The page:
The has been a great way for me to communicate with friends and family who are hours away. Just create an account and you can start talking to and seeing the person you choose. In order for you to communicate, the other person also needs Skype. My daughter loves this app because she can see and talk with her cousins with a touch of a button.

Moms with apps:

This app is a great resource. I use it to find family friendly apps and books. On Friday's I click on MWA Blog (on second page) to see what apps are free or reduced for that Friday.

The Weather Channel:

Every night before I pick out my daughters clothes for the following day I check out this app. It tells me what the overall weather will be like and will even break it down hourly if I choose. You can set where your home location is and it will tell you what the weather is like by you every time you open the app.

Assignment 3: Present an Application

Because these two apps are similar, I am going to present them both. One deals with math concepts and the other with spelling.

Math Bingo:

I use this game for students who are adding numbers to 10. The child can choose four games: addition, subtraction, multiplication, division, and mixed with three levels of difficulty. The object is to get five bugs in a row by correctly answering math problems. Once the child gets bingo he/she earns a bingo bug. There is also a mini game called Bingo Bug Bungee where the child can launch bugs to collect coins. This Math Bingo is $.99 for the iPad.

Word Bingo:

This is a great app for my students who know letters and sounds. The child can choose different ability levels: Pre-Primer, Primer, First Grade, Second Grade, Third Grade, Nouns, and All Words. There are two main games. Word Bingo says a word and the child has to find the word in the bingo board. The goal is to get four bingo bugs in a row by correctly identifying words. Once the child gets bingo he/she earns a bingo bug. Spelling practice allows the child to spell words by dragging the letters in order from left to right to the boxes at the bottom.
There are also two mini games. Fling It asks the child to touch on the word that they hear (three choices are given). If he/she gets it correct they get a bug that they can bungee launch to try to hit the circle. In Word Up blocks with words fall from the top of the screen. When a word is said the child has to touch the block with that word on it to make the block disappear. If the child touches the wrong word the block will stay on the screen. If blocks fill to the top of the screen the game is over. This Word Bingo app is $.99 for the iPad.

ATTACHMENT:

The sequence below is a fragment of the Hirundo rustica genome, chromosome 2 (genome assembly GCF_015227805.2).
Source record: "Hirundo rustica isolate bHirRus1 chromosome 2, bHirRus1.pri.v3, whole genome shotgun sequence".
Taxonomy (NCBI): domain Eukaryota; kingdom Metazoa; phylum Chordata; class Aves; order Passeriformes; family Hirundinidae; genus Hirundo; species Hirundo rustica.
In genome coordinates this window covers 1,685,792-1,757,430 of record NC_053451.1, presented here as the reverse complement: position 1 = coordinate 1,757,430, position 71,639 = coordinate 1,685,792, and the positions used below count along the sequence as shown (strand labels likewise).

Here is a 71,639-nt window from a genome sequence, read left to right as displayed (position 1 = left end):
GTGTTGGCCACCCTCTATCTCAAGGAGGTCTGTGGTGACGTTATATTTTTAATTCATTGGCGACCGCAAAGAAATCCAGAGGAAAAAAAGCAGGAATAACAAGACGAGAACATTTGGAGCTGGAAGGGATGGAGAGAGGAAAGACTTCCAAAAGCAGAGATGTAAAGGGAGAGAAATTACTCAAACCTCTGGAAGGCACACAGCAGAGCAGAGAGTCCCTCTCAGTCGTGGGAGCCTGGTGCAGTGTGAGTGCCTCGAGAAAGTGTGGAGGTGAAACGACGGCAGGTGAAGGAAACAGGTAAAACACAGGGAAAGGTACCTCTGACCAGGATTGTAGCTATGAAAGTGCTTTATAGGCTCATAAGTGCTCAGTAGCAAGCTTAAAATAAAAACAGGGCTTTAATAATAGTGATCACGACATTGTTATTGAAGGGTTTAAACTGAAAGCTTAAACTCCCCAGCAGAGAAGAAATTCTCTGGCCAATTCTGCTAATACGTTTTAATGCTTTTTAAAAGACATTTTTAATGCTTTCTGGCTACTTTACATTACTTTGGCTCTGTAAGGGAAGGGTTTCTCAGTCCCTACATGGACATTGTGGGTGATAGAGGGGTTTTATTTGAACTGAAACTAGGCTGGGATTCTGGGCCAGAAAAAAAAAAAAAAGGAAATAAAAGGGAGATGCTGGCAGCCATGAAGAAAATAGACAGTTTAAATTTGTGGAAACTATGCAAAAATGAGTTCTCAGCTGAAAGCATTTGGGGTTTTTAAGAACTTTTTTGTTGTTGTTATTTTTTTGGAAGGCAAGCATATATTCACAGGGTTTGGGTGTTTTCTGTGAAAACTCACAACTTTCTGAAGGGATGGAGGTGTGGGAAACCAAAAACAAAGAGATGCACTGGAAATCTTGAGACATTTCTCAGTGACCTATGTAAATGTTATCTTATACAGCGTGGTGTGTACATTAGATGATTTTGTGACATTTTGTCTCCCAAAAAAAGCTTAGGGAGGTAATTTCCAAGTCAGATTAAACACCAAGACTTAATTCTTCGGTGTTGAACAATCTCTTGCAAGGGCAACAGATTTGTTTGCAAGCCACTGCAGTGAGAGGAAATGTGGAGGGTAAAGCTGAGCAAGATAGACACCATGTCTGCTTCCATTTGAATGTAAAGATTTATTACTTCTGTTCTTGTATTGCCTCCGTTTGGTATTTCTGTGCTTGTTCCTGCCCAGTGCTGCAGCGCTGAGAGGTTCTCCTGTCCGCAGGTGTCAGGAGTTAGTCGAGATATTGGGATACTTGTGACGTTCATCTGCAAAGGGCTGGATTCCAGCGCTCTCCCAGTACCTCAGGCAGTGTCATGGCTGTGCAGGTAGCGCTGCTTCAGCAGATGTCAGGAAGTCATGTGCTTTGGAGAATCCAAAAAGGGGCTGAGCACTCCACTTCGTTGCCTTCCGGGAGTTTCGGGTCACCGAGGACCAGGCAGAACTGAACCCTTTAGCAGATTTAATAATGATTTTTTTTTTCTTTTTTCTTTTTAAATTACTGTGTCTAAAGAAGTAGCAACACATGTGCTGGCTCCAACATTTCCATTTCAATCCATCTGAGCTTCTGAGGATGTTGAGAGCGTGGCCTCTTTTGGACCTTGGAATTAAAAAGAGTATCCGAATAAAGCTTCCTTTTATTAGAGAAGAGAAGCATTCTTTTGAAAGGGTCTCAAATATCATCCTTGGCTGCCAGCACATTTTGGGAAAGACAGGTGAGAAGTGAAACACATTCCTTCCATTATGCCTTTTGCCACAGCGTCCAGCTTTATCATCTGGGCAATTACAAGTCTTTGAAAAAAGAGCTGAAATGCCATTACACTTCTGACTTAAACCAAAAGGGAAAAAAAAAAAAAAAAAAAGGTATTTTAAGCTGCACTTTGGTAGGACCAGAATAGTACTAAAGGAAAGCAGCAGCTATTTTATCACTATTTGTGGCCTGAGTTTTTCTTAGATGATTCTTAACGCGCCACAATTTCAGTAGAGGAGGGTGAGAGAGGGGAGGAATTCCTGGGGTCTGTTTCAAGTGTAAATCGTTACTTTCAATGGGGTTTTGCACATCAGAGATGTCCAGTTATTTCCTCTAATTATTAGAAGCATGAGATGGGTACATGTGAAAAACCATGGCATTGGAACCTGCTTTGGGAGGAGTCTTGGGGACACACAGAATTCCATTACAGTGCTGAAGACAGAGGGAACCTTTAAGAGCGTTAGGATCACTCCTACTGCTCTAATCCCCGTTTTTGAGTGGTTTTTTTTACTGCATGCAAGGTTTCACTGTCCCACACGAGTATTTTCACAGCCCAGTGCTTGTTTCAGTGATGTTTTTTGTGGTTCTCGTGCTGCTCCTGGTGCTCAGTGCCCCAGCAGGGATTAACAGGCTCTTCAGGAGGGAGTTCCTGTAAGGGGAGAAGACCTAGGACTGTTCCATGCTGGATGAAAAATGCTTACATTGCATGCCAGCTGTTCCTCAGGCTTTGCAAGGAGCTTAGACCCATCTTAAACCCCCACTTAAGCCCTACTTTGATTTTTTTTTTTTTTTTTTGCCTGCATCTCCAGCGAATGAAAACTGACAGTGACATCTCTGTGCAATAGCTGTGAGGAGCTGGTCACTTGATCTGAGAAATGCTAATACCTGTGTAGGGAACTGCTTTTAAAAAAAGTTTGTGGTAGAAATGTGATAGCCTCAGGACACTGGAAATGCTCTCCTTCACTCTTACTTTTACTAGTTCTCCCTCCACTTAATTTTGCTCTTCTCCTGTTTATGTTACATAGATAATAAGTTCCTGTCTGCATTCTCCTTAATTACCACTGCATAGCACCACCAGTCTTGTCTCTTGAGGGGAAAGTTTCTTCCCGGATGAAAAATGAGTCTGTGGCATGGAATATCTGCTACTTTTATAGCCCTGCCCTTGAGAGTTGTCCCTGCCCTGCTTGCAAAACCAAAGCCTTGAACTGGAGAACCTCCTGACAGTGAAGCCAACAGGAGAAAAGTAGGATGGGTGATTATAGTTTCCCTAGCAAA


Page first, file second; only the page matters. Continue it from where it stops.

Assignment 4: Audiobooks/E-books

Educational E-book:

Dusty D. Dawg Has Feelings Too!


In Pre-K we focus a lot on social skills. We talk about feelings and the appropriate way to act in certain situations. Dusty D. Dawg Has Feelings Too! is a good book to use when talking about feelings. Before reading the book we can talk about the different feelings we have. After reading the book we can go back to each page and talk more about that specific feeling and what different situations make us feel a certain way. This book is free to download in iTunes.

McConnell, N. (n.d.). Dusty D. Dawg Has Feelings Too!. Lillian Vernon eBooks. In iTunes Store. Retrieved June 1, 2011, from
http://itunes.apple.com/us/app/dusty-d-dawg-has-feelings-too/id383314200?mt=8

Personal Audiobook:

The Help


This book was recommended to me a while ago by a friend. I haven't have time yet to read it due to my busy schedule. I am so excited it comes in an audiobook because I can listen to the story as I do other things like clean and drive. I can't wait to listen to this book! The Help book in iTunes is $9.99 and this audiobook in iTunes is $19.95.

Stockett, K. (2009). The Help. In iTunes Store. Retrieved June 1, 2011, from http://itunes.apple.com/WebObjects/MZStore.woa/wa/viewAudiobook?id=304011609&s=143441

Assignment 5: Vidcast/Podcast

Hooked on Phonics


The Vidcast I chose was Hooked on Phonics. It has Vidcasts for showing what each letter of the alphabet looks like with the sound it makes, how to print each letter, stories, songs to teach concepts such as rhyming, plus more. This will be great to use when I teach my Pre-K students letters, sounds, formation of letters, and other Pre-K concepts. The Vidcast "Jack and the Green Sock" is a great story about colors and mixing two colors to get a new color. I really like how my students will be able to hear and see the different concepts. The only downfall is that I may not be able to use it with each letter of the alphabet. Some of the letter sounds aren't produced correctly and I don't want to confuse my children. Overall, this will be a great addition to my classroom. I am excited to start using it next school year. I feel Vidcasts can be very beneficial in my Pre-K classroom. It will be another tool to expose my children to different concepts. I envision my children asking me to find more Vidcasts because they will enjoy them so much.

http://itunes.apple.com/us/podcast/hooked-on-phonics/id318331495

Assignment 6: YouTube Videos





Assignment 6b: Animoto




Assignment 7: Reflection

See Moodle